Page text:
From his popular blog Food Coma to his editorship position at Maine Magazine’s Eat Maine, Joe Ricchio is a well known fixture in the Maine food scene. He recently started writing for Bon Appetit, and so, at long last, the influence of his already popular commentary on the national food scene is steadily growing.
Along with Kurt Graser, Ricchio and I worked together to create Food Coma TV, a web series of short movies about Maine’s food scene outside of Portland. Where Food Coma TV was based on highlighting the towns visited as much as the food consumed, his new show, The Food Coma Show, dives in to one restaurant (in the case of the first episode, Bresca) and examines the food and experience offered there. It premiers this Sunday at SPACE Gallery.
Ricchio’s annual review of pumpkin beers, which he openly hates, came out last week as well. We discussed what is to be expected at his event, of the show, and the implications of being a pumpkin beer drinker.
Please be warned: Ricchio has a big, sometimes crass, personality, and so if you find yourself offended by blue language, I highly suggest going elsewhere.
What is to be expected from the episode release party?
Joel and I are making some snacks, there will be lots of drinking, and we will show our episode. There will also be two art installations there so people can look at some stuff other than some bulls**t that I do.
What can people expect from the episode?
The episode is the pilot of The Food Coma Show. It focuses on a meal at Bresca and it looks great. It’s about 24 minutes long and the guests are Olympic skier Julie Parisien, Spose, Joel Beauchamp, [Ricchio's roommate] Jon Dietz and myself and basically you watch me have dinner. That may be good, or you may hate me afterward. It is kind of an experiment under the Food Coma umbrella. You might hate it and think “This is the most self-indulgent piece of s**t I have ever seen,” but you never know.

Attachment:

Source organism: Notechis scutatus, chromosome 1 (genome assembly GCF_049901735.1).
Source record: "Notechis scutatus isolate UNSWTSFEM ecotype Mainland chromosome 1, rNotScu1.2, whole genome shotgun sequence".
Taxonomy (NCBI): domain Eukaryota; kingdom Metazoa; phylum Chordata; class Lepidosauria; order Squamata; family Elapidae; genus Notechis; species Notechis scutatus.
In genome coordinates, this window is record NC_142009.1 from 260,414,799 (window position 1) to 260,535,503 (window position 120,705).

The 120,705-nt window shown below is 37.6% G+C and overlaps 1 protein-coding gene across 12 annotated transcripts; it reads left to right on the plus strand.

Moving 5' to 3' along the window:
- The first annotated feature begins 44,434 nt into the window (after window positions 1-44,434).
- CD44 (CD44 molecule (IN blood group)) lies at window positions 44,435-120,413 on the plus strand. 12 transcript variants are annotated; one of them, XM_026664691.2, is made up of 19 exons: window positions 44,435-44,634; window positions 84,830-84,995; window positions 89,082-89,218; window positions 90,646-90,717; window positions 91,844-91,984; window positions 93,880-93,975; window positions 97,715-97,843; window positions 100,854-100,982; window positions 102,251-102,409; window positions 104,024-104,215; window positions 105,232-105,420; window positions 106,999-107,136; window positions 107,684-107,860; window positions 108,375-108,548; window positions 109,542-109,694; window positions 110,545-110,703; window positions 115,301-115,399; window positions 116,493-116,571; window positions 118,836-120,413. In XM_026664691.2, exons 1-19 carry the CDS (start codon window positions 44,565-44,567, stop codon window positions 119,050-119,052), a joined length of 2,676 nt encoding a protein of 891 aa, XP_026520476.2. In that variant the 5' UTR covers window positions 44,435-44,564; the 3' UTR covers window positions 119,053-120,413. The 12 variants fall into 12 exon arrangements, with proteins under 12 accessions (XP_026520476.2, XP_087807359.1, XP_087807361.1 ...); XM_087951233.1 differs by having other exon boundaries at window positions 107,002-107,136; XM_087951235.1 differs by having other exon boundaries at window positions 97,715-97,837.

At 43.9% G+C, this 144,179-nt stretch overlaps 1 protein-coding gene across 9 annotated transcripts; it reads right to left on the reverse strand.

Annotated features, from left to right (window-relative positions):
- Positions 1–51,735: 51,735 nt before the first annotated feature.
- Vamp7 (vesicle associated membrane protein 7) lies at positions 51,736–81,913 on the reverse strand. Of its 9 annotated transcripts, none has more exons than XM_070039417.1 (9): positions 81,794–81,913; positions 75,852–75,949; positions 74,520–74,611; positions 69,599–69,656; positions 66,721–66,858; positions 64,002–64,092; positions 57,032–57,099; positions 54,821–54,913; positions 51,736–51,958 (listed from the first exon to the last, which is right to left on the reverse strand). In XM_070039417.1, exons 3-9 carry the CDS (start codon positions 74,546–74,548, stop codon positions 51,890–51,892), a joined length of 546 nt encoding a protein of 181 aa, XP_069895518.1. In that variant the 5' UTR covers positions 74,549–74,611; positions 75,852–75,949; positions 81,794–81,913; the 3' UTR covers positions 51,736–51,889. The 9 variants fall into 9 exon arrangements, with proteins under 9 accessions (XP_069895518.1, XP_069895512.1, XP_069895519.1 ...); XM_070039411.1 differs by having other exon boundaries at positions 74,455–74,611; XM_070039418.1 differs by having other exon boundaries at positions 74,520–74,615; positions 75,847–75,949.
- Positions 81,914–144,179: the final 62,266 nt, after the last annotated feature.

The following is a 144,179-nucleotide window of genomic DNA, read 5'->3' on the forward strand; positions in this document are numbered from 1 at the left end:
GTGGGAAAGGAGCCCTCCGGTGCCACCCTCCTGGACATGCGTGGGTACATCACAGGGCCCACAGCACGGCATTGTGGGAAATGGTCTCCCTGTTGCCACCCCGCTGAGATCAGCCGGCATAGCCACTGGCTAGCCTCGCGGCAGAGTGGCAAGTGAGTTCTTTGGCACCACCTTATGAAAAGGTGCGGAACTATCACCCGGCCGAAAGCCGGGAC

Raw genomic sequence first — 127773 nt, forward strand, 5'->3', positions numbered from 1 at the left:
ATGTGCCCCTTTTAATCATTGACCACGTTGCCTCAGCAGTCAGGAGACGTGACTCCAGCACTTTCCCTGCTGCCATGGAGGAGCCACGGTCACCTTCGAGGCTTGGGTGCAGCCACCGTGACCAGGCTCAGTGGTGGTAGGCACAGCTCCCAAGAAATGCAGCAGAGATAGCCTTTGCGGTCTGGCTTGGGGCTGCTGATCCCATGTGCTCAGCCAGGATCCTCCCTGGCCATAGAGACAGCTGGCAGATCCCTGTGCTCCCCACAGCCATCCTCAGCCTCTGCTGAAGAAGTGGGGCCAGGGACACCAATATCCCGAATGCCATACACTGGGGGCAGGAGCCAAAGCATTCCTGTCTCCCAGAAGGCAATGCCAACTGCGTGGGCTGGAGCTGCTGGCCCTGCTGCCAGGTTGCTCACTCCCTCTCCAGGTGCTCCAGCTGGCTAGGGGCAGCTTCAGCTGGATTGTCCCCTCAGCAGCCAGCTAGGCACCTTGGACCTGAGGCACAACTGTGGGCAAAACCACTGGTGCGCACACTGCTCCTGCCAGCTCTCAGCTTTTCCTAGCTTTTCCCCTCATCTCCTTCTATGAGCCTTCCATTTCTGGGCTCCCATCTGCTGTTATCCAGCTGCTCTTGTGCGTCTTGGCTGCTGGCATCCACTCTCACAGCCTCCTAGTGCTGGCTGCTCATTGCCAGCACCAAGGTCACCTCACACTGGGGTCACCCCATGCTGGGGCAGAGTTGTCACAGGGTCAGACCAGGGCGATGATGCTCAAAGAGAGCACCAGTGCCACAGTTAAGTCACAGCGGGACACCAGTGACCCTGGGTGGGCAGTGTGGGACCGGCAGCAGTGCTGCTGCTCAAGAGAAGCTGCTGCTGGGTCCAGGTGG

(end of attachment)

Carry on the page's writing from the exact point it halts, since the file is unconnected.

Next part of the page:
In a way, it is like the other side of Food Coma TV, where we went to like, 6 places and had to put all of that into a 13-minute episode. For this, I wanted to go in the other direction and spend the whole episode focusing on what the full experience of eating in one place would be like and include all of the dialogue that takes place. At some point it becomes apparent that I don’t know who Keith Haring is, and Julie tells a story about getting her teeth smashed out at the Olympics. There is a lot of food and wine talk. It’s a 3 and a half hour experience turned into 24 minutes.
You just released the PumCaCa piece. What were some highlights of doing that?
The highlight of it was taking two people who were self-purported pumpkin beer lovers and hearing them say, “No, we no longer like these. They’re disgusting.” Because they are. It actually blows my mind that people would ever sell this stuff. The body naturally rejects them, and the feeling when it enters your mouth is that it needs to be gotten out right now. It’s disgusting and not meant for consumption.
The flavors in most of the beer seem totally unnatural. I think one flavor was Dentyne gum, or that bubblegum flavored fluoride they gave to you when you were a kid. Those were common flavor profiles.
If you’re talking with someone you haven’t met before, and you both are getting along, but then they tell you, “Oh, I am a huge fan of pumpkin beers,” where does your mind go?
Even if you’re a really pretty girl, I want to sleep with you less. If you are a grown man… It’s something I could probably accept about you, but I would be wary.
The premiere of The Food Coma Show is taking place on Sunday, November 4th at SPACE Gallery from 6:30 to 9:30.
PHOTO CREDIT: Zack Bowen